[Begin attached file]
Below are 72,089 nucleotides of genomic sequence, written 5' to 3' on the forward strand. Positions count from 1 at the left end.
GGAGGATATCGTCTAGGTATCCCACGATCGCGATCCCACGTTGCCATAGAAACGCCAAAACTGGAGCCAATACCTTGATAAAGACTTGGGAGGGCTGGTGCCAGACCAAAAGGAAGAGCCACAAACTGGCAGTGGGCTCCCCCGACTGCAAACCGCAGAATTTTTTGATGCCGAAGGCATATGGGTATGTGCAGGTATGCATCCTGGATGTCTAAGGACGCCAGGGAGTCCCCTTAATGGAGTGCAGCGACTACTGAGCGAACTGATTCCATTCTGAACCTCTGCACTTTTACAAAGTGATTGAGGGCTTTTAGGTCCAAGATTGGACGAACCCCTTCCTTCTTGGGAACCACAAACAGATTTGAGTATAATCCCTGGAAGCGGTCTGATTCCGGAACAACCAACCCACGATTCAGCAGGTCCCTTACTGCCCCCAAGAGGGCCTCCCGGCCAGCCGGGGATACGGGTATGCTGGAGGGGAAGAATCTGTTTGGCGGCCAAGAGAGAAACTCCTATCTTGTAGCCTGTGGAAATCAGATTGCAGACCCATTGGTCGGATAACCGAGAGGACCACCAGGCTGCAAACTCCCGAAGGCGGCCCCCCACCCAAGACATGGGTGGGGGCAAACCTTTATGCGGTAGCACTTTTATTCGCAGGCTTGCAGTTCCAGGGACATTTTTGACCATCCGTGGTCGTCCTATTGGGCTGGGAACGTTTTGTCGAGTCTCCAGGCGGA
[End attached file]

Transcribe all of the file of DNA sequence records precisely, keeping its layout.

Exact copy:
Below are 72,089 nucleotides of genomic sequence, written 5' to 3' on the forward strand. Positions count from 1 at the left end.
GGAGGATATCGTCTAGGTATCCCACGATCGCGATCCCACGTTGCCATAGAAACGCCAAAACTGGAGCCAATACCTTGATAAAGACTTGGGAGGGCTGGTGCCAGACCAAAAGGAAGAGCCACAAACTGGCAGTGGGCTCCCCCGACTGCAAACCGCAGAATTTTTTGATGCCGAAGGCATATGGGTATGTGCAGGTATGCATCCTGGATGTCTAAGGACGCCAGGGAGTCCCCTTAATGGAGTGCAGCGACTACTGAGCGAACTGATTCCATTCTGAACCTCTGCACTTTTACAAAGTGATTGAGGGCTTTTAGGTCCAAGATTGGACGAACCCCTTCCTTCTTGGGAACCACAAACAGATTTGAGTATAATCCCTGGAAGCGGTCTGATTCCGGAACAACCAACCCACGATTCAGCAGGTCCCTTACTGCCCCCAAGAGGGCCTCCCGGCCAGCCGGGGATACGGGTATGCTGGAGGGGAAGAATCTGTTTGGCGGCCAAGAGAGAAACTCCTATCTTGTAGCCTGTGGAAATCAGATTGCAGACCCATTGGTCGGATAACCGAGAGGACCACCAGGCTGCAAACTCCCGAAGGCGGCCCCCCACCCAAGACATGGGTGGGGGCAAACCTTTATGCGGTAGCACTTTTATTCGCAGGCTTGCAGTTCCAGGGACATTTTTGACCATCCGTGGTCGTCCTATTGGGCTGGGAACGTTTTGTCGAGTCTCCAGGCGGA